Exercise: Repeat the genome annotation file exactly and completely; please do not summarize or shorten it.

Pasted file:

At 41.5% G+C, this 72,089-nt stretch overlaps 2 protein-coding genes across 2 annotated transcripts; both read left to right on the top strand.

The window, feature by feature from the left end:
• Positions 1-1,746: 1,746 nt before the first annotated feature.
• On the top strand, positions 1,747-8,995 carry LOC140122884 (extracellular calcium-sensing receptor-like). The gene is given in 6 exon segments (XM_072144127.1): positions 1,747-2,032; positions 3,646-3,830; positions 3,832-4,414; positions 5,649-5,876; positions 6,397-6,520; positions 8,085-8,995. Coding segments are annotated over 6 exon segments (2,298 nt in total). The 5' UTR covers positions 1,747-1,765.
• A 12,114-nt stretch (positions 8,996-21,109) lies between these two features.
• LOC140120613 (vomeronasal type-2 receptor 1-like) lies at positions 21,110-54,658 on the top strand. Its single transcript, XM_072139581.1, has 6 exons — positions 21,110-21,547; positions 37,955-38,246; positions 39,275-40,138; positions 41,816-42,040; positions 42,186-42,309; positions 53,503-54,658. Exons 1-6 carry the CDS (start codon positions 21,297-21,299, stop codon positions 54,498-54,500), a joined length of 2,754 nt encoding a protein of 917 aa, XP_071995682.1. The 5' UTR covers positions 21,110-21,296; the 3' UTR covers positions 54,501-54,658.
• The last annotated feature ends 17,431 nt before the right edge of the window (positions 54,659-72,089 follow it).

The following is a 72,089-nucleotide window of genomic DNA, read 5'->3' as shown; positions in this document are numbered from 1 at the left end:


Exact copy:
At 41.5% G+C, this 72,089-nt stretch overlaps 2 protein-coding genes across 2 annotated transcripts; both read left to right on the top strand.

The window, feature by feature from the left end:
• Positions 1-1,746: 1,746 nt before the first annotated feature.
• On the top strand, positions 1,747-8,995 carry LOC140122884 (extracellular calcium-sensing receptor-like). The gene is given in 6 exon segments (XM_072144127.1): positions 1,747-2,032; positions 3,646-3,830; positions 3,832-4,414; positions 5,649-5,876; positions 6,397-6,520; positions 8,085-8,995. Coding segments are annotated over 6 exon segments (2,298 nt in total). The 5' UTR covers positions 1,747-1,765.
• A 12,114-nt stretch (positions 8,996-21,109) lies between these two features.
• LOC140120613 (vomeronasal type-2 receptor 1-like) lies at positions 21,110-54,658 on the top strand. Its single transcript, XM_072139581.1, has 6 exons — positions 21,110-21,547; positions 37,955-38,246; positions 39,275-40,138; positions 41,816-42,040; positions 42,186-42,309; positions 53,503-54,658. Exons 1-6 carry the CDS (start codon positions 21,297-21,299, stop codon positions 54,498-54,500), a joined length of 2,754 nt encoding a protein of 917 aa, XP_071995682.1. The 5' UTR covers positions 21,110-21,296; the 3' UTR covers positions 54,501-54,658.
• The last annotated feature ends 17,431 nt before the right edge of the window (positions 54,659-72,089 follow it).

The following is a 72,089-nucleotide window of genomic DNA, read 5'->3' as shown; positions in this document are numbered from 1 at the left end: